How to Regrow Garlic

Unlike many plants, garlic usually reproduces itself. Over time, the plants will change slightly due to the conditions in the individual garden, but they don’t develop a great deal of genetic variation. Garlic typically spreads through vegetative reproduction – growing a new plant from a part of the old – rather than sexual reproduction (seeds). In fact, garlic rarely produces actual seeds.


How Garlic Reproduces

Although it is a flowering bulb, garlic’s reproductive processes are more like that of a potato. The plant forms a bulb composed of multiple cloves, each of which can be used to grow a new plant. You can also plant sprouted garlic heads or the tiny bulbs (bulbils) that hardneck garlic produces at the top of its flower stalk. All of these methods produce a plant with the same genetic makeup as the original.

Choosing Garlic Varieties

You can use either hardneck or softneck garlic for cloves or sprouting. Only hardneck produces bulbils and, on rare occasions, seeds. Try these varieties:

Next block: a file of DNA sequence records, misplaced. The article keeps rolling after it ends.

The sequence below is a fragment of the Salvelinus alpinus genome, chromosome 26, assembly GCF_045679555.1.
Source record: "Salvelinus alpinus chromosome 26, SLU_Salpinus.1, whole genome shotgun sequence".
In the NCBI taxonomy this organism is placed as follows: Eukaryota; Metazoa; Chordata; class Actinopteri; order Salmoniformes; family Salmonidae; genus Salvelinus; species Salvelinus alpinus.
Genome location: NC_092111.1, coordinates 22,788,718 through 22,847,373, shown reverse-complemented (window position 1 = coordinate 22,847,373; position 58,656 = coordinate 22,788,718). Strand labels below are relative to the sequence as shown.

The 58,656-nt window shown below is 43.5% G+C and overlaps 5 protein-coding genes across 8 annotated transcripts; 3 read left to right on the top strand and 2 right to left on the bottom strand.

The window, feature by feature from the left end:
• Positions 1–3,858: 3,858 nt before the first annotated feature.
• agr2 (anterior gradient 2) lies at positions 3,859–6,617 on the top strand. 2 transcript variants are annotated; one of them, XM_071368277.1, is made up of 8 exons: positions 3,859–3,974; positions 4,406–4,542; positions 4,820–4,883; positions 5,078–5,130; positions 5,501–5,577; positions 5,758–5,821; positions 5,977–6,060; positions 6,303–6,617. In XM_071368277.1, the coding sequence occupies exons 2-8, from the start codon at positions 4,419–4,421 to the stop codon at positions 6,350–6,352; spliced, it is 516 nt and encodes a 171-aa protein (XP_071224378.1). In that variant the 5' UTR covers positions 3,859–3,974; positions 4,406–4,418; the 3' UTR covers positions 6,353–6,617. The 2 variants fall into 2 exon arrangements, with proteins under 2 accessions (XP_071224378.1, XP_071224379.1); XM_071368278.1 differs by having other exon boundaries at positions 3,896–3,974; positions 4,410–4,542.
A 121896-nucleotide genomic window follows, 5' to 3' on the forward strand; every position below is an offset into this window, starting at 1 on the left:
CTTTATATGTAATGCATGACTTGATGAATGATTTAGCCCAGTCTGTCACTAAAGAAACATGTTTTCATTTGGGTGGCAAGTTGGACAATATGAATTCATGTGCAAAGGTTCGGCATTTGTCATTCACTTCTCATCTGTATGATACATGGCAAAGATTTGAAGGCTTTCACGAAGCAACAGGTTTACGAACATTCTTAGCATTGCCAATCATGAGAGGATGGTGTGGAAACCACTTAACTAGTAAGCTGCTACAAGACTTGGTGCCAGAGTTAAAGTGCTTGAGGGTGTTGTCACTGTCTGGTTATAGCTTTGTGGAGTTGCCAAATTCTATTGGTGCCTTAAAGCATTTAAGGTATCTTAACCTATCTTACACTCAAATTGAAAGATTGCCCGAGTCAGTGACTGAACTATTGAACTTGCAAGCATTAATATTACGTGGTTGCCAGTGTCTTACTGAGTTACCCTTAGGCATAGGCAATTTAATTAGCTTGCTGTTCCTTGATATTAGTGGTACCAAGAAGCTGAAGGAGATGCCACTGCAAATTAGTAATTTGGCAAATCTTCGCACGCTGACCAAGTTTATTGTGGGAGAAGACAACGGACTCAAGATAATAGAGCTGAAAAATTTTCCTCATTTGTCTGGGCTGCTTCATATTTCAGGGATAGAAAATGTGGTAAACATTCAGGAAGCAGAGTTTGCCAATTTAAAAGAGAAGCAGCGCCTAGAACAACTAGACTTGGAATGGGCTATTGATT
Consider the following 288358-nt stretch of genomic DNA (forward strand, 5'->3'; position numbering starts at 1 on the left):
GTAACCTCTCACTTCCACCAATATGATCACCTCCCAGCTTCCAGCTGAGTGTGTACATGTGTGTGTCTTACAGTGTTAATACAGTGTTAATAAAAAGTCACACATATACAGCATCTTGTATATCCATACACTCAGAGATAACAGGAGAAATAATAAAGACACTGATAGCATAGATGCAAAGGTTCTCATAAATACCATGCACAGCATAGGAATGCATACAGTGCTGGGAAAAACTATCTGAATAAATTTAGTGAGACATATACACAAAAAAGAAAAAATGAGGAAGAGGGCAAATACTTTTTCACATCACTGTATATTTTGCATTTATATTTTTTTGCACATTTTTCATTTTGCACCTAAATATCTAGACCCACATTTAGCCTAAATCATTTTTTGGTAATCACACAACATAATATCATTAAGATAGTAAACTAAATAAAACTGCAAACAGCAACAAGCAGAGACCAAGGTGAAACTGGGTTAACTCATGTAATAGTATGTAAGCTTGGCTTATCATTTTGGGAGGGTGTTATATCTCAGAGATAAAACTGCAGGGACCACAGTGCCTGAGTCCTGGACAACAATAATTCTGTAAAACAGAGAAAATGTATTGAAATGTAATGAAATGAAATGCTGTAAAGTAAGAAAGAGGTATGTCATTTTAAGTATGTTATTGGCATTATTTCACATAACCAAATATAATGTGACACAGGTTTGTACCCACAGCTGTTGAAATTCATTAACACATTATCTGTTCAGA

• Inchelium Red – softneck grown by Native Americans.
  • Spanish Roja – hardneck heirloom from the Northwest.
  • Music – a heavy producing hardneck.
  • Siskiyou Purple – a softneck often grown in hot areas.

Grow Sprouting Garlic

Garlic that is stored in moist conditions (like a refrigerator) may begin to sprout. It’s easy to separate the sprouting cloves and plant them. Dig a trench about three inches deep and place the clove in the trench with the sprouts pointing upward. Fill the trench with soil. Manage and harvest the garlic just as you would if it had been planted from cloves.

Grow Garlic From Cloves

Cloves are the standard method to regrow garlic from the original plant. Separate the cloves. Don’t remove the papery husks. Most garlic evolved in cold climates and hardneck garlic in particular will do better planted in fall. Plant the cloves three to six inches deep – deeper in areas with severe winters. In desert areas, you should plant both kinds of garlic in fall. Mulch well with straw to cool the soil.

Grow Garlic From Bulbils

Garlic rarely produces seeds. Instead, it grows small bulbs called bulbils, on its flower head. Bulbils, which range in size from a grain of rice to the size of a chickpea or garbanzo bean, are essentially another form of clove. They can be planted and will grow a garlic with a single bulb. They must be harvested and replanted for two or three years before they will actually develop a full head of cloves.